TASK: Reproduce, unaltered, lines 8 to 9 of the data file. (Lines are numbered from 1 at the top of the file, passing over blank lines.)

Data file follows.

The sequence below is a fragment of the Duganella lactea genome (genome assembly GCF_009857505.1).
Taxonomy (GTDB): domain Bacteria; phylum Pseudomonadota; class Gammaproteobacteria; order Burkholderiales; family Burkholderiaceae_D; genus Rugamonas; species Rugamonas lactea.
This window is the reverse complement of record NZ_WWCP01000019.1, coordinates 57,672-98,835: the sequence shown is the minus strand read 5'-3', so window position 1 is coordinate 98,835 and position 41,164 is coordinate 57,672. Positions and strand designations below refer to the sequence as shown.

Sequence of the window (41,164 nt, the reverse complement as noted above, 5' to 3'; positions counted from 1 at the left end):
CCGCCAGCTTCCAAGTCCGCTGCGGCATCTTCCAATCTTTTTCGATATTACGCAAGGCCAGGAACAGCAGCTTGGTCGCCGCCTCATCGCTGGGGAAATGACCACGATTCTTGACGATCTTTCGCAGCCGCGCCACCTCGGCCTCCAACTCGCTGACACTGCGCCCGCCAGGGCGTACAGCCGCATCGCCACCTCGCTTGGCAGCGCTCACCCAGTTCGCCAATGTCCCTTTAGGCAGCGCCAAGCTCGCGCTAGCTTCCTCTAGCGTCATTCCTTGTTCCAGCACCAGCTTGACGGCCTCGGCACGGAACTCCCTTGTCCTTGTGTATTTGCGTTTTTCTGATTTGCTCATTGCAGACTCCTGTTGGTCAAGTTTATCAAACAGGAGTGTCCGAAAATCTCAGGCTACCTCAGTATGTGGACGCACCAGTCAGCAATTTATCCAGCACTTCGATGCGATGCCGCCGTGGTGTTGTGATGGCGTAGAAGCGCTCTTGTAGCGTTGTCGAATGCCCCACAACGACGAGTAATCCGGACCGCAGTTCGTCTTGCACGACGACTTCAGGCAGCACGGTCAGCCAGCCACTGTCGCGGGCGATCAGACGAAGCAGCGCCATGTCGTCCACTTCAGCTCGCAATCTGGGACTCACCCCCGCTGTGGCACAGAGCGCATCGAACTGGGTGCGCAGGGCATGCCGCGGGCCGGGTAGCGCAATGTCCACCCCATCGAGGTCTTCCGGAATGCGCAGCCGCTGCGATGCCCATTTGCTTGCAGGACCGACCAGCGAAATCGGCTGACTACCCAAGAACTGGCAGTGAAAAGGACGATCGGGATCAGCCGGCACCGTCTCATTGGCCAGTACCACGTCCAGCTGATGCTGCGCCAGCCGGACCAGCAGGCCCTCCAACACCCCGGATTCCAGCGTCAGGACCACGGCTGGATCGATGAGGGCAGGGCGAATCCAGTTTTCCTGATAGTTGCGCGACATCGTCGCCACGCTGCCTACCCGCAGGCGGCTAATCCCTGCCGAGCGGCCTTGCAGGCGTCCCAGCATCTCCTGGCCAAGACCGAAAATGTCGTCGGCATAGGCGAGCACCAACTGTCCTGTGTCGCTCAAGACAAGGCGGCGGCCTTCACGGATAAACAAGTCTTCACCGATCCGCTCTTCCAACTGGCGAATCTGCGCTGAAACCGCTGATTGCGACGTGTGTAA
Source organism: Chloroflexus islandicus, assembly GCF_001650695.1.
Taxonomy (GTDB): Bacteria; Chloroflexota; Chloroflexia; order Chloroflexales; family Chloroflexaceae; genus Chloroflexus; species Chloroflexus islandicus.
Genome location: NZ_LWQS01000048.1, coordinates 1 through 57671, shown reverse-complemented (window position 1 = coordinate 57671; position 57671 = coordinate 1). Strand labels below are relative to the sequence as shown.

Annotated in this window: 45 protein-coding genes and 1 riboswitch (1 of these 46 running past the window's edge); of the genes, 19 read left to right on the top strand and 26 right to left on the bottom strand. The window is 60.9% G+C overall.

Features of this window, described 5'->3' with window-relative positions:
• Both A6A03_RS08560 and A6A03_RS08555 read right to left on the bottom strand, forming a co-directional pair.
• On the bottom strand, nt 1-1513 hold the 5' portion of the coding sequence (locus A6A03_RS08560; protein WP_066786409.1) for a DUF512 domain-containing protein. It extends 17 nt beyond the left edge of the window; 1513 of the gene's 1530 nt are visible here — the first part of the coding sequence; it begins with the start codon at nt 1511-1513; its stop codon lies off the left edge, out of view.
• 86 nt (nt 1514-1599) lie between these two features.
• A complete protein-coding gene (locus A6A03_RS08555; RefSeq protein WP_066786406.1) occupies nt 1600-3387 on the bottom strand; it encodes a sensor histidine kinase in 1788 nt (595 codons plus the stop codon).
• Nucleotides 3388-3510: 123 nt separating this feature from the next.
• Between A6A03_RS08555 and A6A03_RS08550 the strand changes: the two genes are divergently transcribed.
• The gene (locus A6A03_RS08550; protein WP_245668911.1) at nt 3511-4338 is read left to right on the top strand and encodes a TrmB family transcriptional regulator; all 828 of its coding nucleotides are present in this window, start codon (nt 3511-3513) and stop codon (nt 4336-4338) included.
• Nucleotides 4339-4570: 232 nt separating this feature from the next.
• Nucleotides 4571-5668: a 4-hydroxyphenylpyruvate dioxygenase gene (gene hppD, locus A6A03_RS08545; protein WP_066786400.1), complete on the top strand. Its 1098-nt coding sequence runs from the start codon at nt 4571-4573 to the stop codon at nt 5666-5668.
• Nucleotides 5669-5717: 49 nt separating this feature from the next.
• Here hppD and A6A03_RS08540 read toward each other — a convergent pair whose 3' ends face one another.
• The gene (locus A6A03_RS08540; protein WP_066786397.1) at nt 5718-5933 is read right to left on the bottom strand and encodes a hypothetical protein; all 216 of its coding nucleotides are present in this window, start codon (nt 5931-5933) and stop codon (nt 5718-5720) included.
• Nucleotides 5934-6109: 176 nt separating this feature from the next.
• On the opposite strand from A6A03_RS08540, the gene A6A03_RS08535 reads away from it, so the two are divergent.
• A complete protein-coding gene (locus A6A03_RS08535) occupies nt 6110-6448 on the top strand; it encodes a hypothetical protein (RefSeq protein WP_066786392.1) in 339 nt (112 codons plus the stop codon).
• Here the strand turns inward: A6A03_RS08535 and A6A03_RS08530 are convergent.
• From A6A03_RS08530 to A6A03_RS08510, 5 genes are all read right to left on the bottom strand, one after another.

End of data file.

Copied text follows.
Genome location: NZ_LWQS01000048.1, coordinates 1 through 57671, shown reverse-complemented (window position 1 = coordinate 57671; position 57671 = coordinate 1). Strand labels below are relative to the sequence as shown.

Annotated in this window: 45 protein-coding genes and 1 riboswitch (1 of these 46 running past the window's edge); of the genes, 19 read left to right on the top strand and 26 right to left on the bottom strand. The window is 60.9% G+C overall.